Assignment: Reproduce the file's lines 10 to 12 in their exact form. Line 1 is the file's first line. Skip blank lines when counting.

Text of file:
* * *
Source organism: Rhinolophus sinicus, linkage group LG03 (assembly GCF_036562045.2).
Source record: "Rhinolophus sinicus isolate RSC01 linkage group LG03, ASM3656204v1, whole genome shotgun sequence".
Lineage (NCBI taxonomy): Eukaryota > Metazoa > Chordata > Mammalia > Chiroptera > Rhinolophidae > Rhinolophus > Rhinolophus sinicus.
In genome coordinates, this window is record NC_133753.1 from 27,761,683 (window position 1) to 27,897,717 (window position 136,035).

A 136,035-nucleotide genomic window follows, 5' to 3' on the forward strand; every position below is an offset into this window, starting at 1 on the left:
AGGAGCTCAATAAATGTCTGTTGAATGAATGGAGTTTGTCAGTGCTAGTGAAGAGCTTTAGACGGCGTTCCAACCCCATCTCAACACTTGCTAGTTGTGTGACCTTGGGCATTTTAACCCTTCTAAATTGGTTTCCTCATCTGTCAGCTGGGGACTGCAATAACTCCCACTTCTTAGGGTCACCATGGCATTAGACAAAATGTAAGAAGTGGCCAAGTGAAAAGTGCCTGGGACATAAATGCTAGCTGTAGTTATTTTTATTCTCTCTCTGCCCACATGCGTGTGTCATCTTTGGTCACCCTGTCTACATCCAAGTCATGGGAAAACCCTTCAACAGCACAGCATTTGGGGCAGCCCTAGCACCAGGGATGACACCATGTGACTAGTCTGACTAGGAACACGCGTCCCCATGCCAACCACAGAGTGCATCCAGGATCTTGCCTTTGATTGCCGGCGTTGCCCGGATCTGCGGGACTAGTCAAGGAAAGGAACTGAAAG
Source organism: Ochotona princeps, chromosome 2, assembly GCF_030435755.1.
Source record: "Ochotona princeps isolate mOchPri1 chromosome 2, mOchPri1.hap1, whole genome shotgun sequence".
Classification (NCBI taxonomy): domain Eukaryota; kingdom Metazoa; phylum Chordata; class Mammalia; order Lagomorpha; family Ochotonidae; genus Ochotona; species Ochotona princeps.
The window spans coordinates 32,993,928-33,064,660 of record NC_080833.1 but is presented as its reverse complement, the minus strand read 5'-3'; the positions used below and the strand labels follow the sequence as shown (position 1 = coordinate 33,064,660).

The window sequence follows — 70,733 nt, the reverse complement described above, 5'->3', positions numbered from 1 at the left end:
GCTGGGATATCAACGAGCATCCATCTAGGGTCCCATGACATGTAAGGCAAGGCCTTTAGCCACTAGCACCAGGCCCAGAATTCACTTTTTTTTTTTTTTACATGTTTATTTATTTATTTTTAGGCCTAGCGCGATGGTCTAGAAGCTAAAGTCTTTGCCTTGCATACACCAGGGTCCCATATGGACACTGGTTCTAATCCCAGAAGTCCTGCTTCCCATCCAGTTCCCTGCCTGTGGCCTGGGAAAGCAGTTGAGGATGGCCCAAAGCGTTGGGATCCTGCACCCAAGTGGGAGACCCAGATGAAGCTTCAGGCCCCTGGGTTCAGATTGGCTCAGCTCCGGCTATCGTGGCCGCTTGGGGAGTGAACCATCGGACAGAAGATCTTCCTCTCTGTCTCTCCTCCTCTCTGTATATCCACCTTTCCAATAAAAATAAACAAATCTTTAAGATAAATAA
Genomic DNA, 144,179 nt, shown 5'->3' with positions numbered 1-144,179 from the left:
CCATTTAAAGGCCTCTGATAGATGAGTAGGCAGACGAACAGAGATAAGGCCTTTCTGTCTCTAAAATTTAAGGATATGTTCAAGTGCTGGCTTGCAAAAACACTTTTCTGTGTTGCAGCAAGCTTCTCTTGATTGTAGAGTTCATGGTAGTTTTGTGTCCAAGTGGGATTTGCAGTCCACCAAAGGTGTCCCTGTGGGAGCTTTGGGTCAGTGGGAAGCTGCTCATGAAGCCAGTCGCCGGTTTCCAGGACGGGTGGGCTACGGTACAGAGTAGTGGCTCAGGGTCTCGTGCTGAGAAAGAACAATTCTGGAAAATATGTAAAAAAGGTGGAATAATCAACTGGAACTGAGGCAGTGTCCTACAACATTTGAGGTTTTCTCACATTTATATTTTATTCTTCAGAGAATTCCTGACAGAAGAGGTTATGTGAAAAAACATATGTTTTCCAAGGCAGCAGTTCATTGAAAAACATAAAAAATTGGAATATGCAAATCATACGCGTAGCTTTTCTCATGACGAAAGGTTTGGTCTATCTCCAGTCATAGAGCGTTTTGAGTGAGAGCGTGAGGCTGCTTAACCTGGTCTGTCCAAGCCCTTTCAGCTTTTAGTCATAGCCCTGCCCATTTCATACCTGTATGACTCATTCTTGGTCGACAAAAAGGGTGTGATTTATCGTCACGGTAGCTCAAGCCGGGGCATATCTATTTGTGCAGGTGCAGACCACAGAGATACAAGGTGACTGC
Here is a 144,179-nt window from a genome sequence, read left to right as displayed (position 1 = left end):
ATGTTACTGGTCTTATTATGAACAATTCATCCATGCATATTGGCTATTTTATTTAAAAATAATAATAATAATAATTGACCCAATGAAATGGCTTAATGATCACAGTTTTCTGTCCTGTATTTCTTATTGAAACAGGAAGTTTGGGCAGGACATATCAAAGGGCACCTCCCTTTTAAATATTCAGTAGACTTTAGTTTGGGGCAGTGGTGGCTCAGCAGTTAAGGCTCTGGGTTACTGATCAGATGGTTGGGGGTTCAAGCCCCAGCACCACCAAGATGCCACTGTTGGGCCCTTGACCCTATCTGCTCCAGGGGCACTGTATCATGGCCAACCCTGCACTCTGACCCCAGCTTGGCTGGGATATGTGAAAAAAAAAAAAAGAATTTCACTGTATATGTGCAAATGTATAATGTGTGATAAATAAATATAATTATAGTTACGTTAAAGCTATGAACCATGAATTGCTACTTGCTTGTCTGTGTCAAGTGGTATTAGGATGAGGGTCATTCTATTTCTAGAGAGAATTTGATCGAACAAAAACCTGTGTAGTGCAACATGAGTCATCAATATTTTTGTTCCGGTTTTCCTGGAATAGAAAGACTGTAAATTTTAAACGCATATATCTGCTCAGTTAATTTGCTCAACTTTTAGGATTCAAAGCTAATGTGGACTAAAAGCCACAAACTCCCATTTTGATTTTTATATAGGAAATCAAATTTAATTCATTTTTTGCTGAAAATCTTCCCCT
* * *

The window spans coordinates 32,993,928-33,064,660 of record NC_080833.1 but is presented as its reverse complement, the minus strand read 5'-3'; the positions used below and the strand labels follow the sequence as shown (position 1 = coordinate 33,064,660).

The window sequence follows — 70,733 nt, the reverse complement described above, 5'->3', positions numbered from 1 at the left end:
GCTGGGATATCAACGAGCATCCATCTAGGGTCCCATGACATGTAAGGCAAGGCCTTTAGCCACTAGCACCAGGCCCAGAATTCACTTTTTTTTTTTTTTACATGTTTATTTATTTATTTTTAGGCCTAGCGCGATGGTCTAGAAGCTAAAGTCTTTGCCTTGCATACACCAGGGTCCCATATGGACACTGGTTCTAATCCCAGAAGTCCTGCTTCCCATCCAGTTCCCTGCCTGTGGCCTGGGAAAGCAGTTGAGGATGGCCCAAAGCGTTGGGATCCTGCACCCAAGTGGGAGACCCAGATGAAGCTTCAGGCCCCTGGGTTCAGATTGGCTCAGCTCCGGCTATCGTGGCCGCTTGGGGAGTGAACCATCGGACAGAAGATCTTCCTCTCTGTCTCTCCTCCTCTCTGTATATCCACCTTTCCAATAAAAATAAACAAATCTTTAAGATAAATAA